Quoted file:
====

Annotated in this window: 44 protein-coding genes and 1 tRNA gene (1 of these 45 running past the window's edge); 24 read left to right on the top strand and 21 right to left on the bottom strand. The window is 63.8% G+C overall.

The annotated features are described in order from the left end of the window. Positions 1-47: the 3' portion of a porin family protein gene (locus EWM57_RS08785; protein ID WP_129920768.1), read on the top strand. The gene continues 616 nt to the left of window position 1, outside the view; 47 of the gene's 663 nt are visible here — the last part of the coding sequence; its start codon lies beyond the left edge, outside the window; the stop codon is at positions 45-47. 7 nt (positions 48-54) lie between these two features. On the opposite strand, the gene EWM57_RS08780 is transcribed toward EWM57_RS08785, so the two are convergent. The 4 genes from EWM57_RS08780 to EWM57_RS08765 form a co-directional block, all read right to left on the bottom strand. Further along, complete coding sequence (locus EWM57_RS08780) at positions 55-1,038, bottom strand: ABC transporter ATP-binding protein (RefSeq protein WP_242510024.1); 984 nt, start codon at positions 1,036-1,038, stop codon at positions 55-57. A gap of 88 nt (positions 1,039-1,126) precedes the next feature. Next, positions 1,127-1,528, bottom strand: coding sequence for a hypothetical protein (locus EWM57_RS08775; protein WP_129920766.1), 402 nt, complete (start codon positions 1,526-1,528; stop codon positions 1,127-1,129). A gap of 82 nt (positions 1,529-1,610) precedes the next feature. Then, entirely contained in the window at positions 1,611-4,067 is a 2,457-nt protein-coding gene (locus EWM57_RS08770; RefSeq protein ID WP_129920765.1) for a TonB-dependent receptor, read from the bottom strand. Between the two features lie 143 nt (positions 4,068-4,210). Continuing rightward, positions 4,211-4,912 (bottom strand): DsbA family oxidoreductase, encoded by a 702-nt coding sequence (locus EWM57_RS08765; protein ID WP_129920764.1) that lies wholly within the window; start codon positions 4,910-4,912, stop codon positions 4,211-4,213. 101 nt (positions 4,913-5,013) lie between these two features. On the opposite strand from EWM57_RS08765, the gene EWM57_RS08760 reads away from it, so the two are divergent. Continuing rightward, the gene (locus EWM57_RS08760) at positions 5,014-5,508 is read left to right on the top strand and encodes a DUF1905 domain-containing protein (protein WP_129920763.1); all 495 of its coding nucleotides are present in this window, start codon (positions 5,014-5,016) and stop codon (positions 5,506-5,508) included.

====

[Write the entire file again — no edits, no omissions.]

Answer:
Annotated in this window: 44 protein-coding genes and 1 tRNA gene (1 of these 45 running past the window's edge); 24 read left to right on the top strand and 21 right to left on the bottom strand. The window is 63.8% G+C overall.

The annotated features are described in order from the left end of the window. Positions 1-47: the 3' portion of a porin family protein gene (locus EWM57_RS08785; protein ID WP_129920768.1), read on the top strand. The gene continues 616 nt to the left of window position 1, outside the view; 47 of the gene's 663 nt are visible here — the last part of the coding sequence; its start codon lies beyond the left edge, outside the window; the stop codon is at positions 45-47. 7 nt (positions 48-54) lie between these two features. On the opposite strand, the gene EWM57_RS08780 is transcribed toward EWM57_RS08785, so the two are convergent. The 4 genes from EWM57_RS08780 to EWM57_RS08765 form a co-directional block, all read right to left on the bottom strand. Further along, complete coding sequence (locus EWM57_RS08780) at positions 55-1,038, bottom strand: ABC transporter ATP-binding protein (RefSeq protein WP_242510024.1); 984 nt, start codon at positions 1,036-1,038, stop codon at positions 55-57. A gap of 88 nt (positions 1,039-1,126) precedes the next feature. Next, positions 1,127-1,528, bottom strand: coding sequence for a hypothetical protein (locus EWM57_RS08775; protein WP_129920766.1), 402 nt, complete (start codon positions 1,526-1,528; stop codon positions 1,127-1,129). A gap of 82 nt (positions 1,529-1,610) precedes the next feature. Then, entirely contained in the window at positions 1,611-4,067 is a 2,457-nt protein-coding gene (locus EWM57_RS08770; RefSeq protein ID WP_129920765.1) for a TonB-dependent receptor, read from the bottom strand. Between the two features lie 143 nt (positions 4,068-4,210). Continuing rightward, positions 4,211-4,912 (bottom strand): DsbA family oxidoreductase, encoded by a 702-nt coding sequence (locus EWM57_RS08765; protein ID WP_129920764.1) that lies wholly within the window; start codon positions 4,910-4,912, stop codon positions 4,211-4,213. 101 nt (positions 4,913-5,013) lie between these two features. On the opposite strand from EWM57_RS08765, the gene EWM57_RS08760 reads away from it, so the two are divergent. Continuing rightward, the gene (locus EWM57_RS08760) at positions 5,014-5,508 is read left to right on the top strand and encodes a DUF1905 domain-containing protein (protein WP_129920763.1); all 495 of its coding nucleotides are present in this window, start codon (positions 5,014-5,016) and stop codon (positions 5,506-5,508) included.